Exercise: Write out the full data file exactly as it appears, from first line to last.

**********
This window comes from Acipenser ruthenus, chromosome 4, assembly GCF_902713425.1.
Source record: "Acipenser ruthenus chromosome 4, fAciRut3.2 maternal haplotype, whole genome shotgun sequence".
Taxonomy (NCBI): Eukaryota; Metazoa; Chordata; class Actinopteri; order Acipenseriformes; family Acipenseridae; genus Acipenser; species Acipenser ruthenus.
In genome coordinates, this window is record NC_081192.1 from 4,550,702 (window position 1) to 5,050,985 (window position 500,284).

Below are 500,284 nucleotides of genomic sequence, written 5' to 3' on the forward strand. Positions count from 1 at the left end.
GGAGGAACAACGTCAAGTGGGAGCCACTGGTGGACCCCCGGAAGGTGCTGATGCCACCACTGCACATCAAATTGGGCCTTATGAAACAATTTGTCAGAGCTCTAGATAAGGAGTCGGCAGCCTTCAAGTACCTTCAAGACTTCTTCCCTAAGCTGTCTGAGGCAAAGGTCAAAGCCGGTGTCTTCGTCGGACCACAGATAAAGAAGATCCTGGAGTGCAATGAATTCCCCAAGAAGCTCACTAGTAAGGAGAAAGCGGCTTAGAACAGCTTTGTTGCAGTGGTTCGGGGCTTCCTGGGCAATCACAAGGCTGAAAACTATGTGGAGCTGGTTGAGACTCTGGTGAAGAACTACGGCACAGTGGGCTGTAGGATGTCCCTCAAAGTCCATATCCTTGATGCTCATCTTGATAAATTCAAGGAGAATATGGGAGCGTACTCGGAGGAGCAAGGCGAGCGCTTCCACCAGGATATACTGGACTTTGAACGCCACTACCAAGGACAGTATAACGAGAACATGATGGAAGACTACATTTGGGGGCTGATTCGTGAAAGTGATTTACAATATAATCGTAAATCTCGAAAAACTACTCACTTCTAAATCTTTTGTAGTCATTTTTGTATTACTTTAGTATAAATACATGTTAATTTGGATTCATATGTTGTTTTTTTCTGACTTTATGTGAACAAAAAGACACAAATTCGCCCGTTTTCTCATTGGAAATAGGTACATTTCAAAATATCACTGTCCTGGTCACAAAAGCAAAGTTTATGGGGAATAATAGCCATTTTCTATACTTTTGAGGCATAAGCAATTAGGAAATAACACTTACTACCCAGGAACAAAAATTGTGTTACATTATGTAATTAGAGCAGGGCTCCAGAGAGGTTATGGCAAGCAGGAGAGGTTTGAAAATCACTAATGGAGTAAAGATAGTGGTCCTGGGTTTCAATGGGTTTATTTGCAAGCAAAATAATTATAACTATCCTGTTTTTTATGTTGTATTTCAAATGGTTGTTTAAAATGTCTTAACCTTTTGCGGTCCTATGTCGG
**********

This window comes from Acipenser ruthenus, chromosome 4, assembly GCF_902713425.1.
Source record: "Acipenser ruthenus chromosome 4, fAciRut3.2 maternal haplotype, whole genome shotgun sequence".
Taxonomy (NCBI): Eukaryota; Metazoa; Chordata; class Actinopteri; order Acipenseriformes; family Acipenseridae; genus Acipenser; species Acipenser ruthenus.
In genome coordinates, this window is record NC_081192.1 from 4,550,702 (window position 1) to 5,050,985 (window position 500,284).

Below are 500,284 nucleotides of genomic sequence, written 5' to 3' on the forward strand. Positions count from 1 at the left end.
GGAGGAACAACGTCAAGTGGGAGCCACTGGTGGACCCCCGGAAGGTGCTGATGCCACCACTGCACATCAAATTGGGCCTTATGAAACAATTTGTCAGAGCTCTAGATAAGGAGTCGGCAGCCTTCAAGTACCTTCAAGACTTCTTCCCTAAGCTGTCTGAGGCAAAGGTCAAAGCCGGTGTCTTCGTCGGACCACAGATAAAGAAGATCCTGGAGTGCAATGAATTCCCCAAGAAGCTCACTAGTAAGGAGAAAGCGGCTTAGAACAGCTTTGTTGCAGTGGTTCGGGGCTTCCTGGGCAATCACAAGGCTGAAAACTATGTGGAGCTGGTTGAGACTCTGGTGAAGAACTACGGCACAGTGGGCTGTAGGATGTCCCTCAAAGTCCATATCCTTGATGCTCATCTTGATAAATTCAAGGAGAATATGGGAGCGTACTCGGAGGAGCAAGGCGAGCGCTTCCACCAGGATATACTGGACTTTGAACGCCACTACCAAGGACAGTATAACGAGAACATGATGGAAGACTACATTTGGGGGCTGATTCGTGAAAGTGATTTACAATATAATCGTAAATCTCGAAAAACTACTCACTTCTAAATCTTTTGTAGTCATTTTTGTATTACTTTAGTATAAATACATGTTAATTTGGATTCATATGTTGTTTTTTTCTGACTTTATGTGAACAAAAAGACACAAATTCGCCCGTTTTCTCATTGGAAATAGGTACATTTCAAAATATCACTGTCCTGGTCACAAAAGCAAAGTTTATGGGGAATAATAGCCATTTTCTATACTTTTGAGGCATAAGCAATTAGGAAATAACACTTACTACCCAGGAACAAAAATTGTGTTACATTATGTAATTAGAGCAGGGCTCCAGAGAGGTTATGGCAAGCAGGAGAGGTTTGAAAATCACTAATGGAGTAAAGATAGTGGTCCTGGGTTTCAATGGGTTTATTTGCAAGCAAAATAATTATAACTATCCTGTTTTTTATGTTGTATTTCAAATGGTTGTTTAAAATGTCTTAACCTTTTGCGGTCCTATGTCGG